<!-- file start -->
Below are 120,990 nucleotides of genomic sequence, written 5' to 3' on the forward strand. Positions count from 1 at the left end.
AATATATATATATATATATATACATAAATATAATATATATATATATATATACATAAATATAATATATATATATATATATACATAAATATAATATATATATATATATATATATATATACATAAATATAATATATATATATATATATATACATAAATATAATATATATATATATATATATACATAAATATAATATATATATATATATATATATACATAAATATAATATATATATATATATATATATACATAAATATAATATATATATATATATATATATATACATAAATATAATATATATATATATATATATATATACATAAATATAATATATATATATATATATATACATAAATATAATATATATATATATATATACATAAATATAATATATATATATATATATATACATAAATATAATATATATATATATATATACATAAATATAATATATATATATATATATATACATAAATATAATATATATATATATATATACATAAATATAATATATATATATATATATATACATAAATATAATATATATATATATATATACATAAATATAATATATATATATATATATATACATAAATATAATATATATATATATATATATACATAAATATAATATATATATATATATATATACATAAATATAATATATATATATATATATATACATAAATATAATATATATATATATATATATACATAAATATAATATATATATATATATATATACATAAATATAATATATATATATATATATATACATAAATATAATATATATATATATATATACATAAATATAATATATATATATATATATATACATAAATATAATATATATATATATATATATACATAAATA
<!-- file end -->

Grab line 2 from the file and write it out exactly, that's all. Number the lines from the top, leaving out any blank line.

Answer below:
AATATATATATATATATATATACATAAATATAATATATATATATATATATACATAAATATAATATATATATATATATATACATAAATATAATATATATATATATATATATATATATACATAAATATAATATATATATATATATATATACATAAATATAATATATATATATATATATATACATAAATATAATATATATATATATATATATATACATAAATATAATATATATATATATATATATATACATAAATATAATATATATATATATATATATATATACATAAATATAATATATATATATATATATATATATACATAAATATAATATATATATATATATATATACATAAATATAATATATATATATATATATACATAAATATAATATATATATATATATATATACATAAATATAATATATATATATATATATACATAAATATAATATATATATATATATATATACATAAATATAATATATATATATATATATACATAAATATAATATATATATATATATATATACATAAATATAATATATATATATATATATACATAAATATAATATATATATATATATATATACATAAATATAATATATATATATATATATATACATAAATATAATATATATATATATATATATACATAAATATAATATATATATATATATATATACATAAATATAATATATATATATATATATATACATAAATATAATATATATATATATATATATACATAAATATAATATATATATATATATATATACATAAATATAATATATATATATATATATACATAAATATAATATATATATATATATATATACATAAATATAATATATATATATATATATATACATAAATA